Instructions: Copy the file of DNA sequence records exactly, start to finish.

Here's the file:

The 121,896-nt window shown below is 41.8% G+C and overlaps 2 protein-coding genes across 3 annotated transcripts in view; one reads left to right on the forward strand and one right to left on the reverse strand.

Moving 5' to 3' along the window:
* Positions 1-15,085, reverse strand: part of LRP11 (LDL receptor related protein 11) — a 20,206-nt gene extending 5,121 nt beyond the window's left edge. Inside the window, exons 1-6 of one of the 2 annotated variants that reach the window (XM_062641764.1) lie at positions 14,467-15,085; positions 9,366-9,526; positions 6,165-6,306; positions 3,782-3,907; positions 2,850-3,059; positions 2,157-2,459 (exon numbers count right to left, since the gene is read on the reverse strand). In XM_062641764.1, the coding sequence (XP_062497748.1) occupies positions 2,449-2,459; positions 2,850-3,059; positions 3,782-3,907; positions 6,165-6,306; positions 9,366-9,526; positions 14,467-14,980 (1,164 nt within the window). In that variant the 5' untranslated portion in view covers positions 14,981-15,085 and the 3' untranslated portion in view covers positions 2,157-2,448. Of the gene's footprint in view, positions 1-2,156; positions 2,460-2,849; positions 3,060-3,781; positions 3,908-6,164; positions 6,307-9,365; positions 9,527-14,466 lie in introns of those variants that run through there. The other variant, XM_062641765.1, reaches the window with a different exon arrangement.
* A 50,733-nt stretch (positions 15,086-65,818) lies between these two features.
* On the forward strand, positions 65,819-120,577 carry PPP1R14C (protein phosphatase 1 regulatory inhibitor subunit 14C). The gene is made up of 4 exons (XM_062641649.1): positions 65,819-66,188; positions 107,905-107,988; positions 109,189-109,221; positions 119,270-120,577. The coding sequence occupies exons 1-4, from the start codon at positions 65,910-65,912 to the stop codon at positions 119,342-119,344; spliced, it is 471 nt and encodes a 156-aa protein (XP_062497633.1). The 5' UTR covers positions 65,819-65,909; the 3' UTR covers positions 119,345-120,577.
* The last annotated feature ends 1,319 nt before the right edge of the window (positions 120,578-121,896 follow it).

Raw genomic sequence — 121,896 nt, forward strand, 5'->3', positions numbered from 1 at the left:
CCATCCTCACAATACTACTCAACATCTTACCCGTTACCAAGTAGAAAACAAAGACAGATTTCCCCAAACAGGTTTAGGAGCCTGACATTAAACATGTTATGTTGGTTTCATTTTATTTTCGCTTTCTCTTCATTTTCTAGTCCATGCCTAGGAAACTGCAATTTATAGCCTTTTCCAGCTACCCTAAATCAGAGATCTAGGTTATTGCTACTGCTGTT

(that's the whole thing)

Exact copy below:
The 121,896-nt window shown below is 41.8% G+C and overlaps 2 protein-coding genes across 3 annotated transcripts in view; one reads left to right on the forward strand and one right to left on the reverse strand.

Moving 5' to 3' along the window:
* Positions 1-15,085, reverse strand: part of LRP11 (LDL receptor related protein 11) — a 20,206-nt gene extending 5,121 nt beyond the window's left edge. Inside the window, exons 1-6 of one of the 2 annotated variants that reach the window (XM_062641764.1) lie at positions 14,467-15,085; positions 9,366-9,526; positions 6,165-6,306; positions 3,782-3,907; positions 2,850-3,059; positions 2,157-2,459 (exon numbers count right to left, since the gene is read on the reverse strand). In XM_062641764.1, the coding sequence (XP_062497748.1) occupies positions 2,449-2,459; positions 2,850-3,059; positions 3,782-3,907; positions 6,165-6,306; positions 9,366-9,526; positions 14,467-14,980 (1,164 nt within the window). In that variant the 5' untranslated portion in view covers positions 14,981-15,085 and the 3' untranslated portion in view covers positions 2,157-2,448. Of the gene's footprint in view, positions 1-2,156; positions 2,460-2,849; positions 3,060-3,781; positions 3,908-6,164; positions 6,307-9,365; positions 9,527-14,466 lie in introns of those variants that run through there. The other variant, XM_062641765.1, reaches the window with a different exon arrangement.
* A 50,733-nt stretch (positions 15,086-65,818) lies between these two features.
* On the forward strand, positions 65,819-120,577 carry PPP1R14C (protein phosphatase 1 regulatory inhibitor subunit 14C). The gene is made up of 4 exons (XM_062641649.1): positions 65,819-66,188; positions 107,905-107,988; positions 109,189-109,221; positions 119,270-120,577. The coding sequence occupies exons 1-4, from the start codon at positions 65,910-65,912 to the stop codon at positions 119,342-119,344; spliced, it is 471 nt and encodes a 156-aa protein (XP_062497633.1). The 5' UTR covers positions 65,819-65,909; the 3' UTR covers positions 119,345-120,577.
* The last annotated feature ends 1,319 nt before the right edge of the window (positions 120,578-121,896 follow it).

Raw genomic sequence — 121,896 nt, forward strand, 5'->3', positions numbered from 1 at the left:
CCATCCTCACAATACTACTCAACATCTTACCCGTTACCAAGTAGAAAACAAAGACAGATTTCCCCAAACAGGTTTAGGAGCCTGACATTAAACATGTTATGTTGGTTTCATTTTATTTTCGCTTTCTCTTCATTTTCTAGTCCATGCCTAGGAAACTGCAATTTATAGCCTTTTCCAGCTACCCTAAATCAGAGATCTAGGTTATTGCTACTGCTGTT